- Pete Johnson’s Blast from My Past: The Eagles - Hotel California
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- Pete Johnson’s Blast from My Past: Tom Petty “Damn the Torpedoes”
- An Exclusive No Fly Zone Magazine Interview With Tyrone Mr. SuperFantastic
- Pete Johnson’s Blast from My Past: Allen Toussaint “The Bright Mississippi”
Pete Johnson’s Blast from My Past: The Eagles – Hotel California
If I hear one more person do some form of a brainless regurgitated sentence passing on the Eagles artistry and success that echoes Jeff Bridges character The Dude from the movie The Big Lebowski, I just may have to slam their heads or mine into a wall a few times. Instead of saying “I hate the f***ing Eagles”, the American people should stand and say proudly. “Look at what freedom has produced and given to the world”.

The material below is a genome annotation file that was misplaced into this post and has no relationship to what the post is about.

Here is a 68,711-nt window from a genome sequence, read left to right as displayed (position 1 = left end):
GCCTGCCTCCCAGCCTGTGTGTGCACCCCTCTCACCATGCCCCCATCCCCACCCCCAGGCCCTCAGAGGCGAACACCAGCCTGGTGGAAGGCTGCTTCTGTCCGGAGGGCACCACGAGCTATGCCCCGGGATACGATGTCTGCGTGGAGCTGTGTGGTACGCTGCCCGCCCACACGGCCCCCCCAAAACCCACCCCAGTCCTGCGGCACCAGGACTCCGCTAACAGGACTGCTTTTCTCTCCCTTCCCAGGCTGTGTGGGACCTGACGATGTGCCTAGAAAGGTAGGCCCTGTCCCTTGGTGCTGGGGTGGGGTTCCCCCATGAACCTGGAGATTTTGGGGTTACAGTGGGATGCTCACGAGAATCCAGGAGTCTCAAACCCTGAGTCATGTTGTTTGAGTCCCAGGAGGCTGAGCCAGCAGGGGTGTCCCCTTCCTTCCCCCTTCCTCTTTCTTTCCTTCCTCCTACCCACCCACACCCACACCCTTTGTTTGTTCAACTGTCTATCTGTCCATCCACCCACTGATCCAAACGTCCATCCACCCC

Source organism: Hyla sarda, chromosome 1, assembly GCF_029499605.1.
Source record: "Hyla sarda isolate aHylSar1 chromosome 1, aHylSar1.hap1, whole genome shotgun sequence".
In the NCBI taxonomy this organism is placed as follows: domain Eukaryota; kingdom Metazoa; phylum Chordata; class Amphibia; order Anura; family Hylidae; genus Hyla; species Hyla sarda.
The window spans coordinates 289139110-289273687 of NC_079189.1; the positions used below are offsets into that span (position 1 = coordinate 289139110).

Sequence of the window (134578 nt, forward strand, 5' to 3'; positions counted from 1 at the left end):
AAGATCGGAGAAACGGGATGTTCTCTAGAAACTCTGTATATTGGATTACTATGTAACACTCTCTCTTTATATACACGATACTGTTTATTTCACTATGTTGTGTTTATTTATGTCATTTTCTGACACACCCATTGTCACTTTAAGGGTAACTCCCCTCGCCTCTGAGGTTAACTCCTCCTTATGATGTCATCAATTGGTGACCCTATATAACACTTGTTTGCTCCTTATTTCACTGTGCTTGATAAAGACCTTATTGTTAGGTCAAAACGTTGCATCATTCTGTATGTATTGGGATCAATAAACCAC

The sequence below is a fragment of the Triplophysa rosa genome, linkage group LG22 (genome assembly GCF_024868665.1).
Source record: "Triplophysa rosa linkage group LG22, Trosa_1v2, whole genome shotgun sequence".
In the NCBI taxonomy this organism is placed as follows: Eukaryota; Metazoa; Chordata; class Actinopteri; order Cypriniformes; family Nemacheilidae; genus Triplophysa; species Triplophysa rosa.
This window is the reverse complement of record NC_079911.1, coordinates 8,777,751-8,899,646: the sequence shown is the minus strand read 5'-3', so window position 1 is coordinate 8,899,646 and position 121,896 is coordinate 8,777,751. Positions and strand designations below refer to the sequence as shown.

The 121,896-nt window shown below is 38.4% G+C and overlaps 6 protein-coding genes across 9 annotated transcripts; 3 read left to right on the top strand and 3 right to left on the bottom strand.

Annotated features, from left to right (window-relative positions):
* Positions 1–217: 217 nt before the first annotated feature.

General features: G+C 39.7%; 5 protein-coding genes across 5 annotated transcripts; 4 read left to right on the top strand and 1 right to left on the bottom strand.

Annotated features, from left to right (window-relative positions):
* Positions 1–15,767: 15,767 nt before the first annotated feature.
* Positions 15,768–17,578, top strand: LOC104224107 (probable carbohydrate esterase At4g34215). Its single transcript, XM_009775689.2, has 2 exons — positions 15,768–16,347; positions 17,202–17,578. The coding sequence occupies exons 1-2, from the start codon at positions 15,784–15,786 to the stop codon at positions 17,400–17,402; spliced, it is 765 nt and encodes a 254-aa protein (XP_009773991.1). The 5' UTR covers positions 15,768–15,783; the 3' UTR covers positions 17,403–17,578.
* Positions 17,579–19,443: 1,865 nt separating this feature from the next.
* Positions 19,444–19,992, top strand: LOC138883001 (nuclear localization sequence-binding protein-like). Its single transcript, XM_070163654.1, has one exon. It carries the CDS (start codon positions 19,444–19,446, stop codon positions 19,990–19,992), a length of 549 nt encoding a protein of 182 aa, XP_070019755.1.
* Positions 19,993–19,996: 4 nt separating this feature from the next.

The Eagles and their music on every level is, (to quote another movie, Full Metal Jacket, “Out f****ing standing”. I am sure by now most people who are interested in music have seen the Showtime documentary The History of the Eagles. There are a few really key comments made by the band about the attitudes they had towards the music they created. One is “s**t don’t float”. The other is “Perfection is not accident”. We have floated down river on what the Eagles created ever since it was made. There is not doubt in any sane rational mind the Eagle’s Hotel California is the perfect crown jewel of their career. It was the one single glorious time that they got everything right 100%. They float almost effortlessly between great hard driving rock and roll, Southern California alt-country, and a little wimpy but beautiful ballads that lament some aspects of how their lives, and girlfriends, were not up to the standards they had at the time. This is kind of amazing since their lives as musicians could have made this record be ten variations of the song Life in the Fast Lane.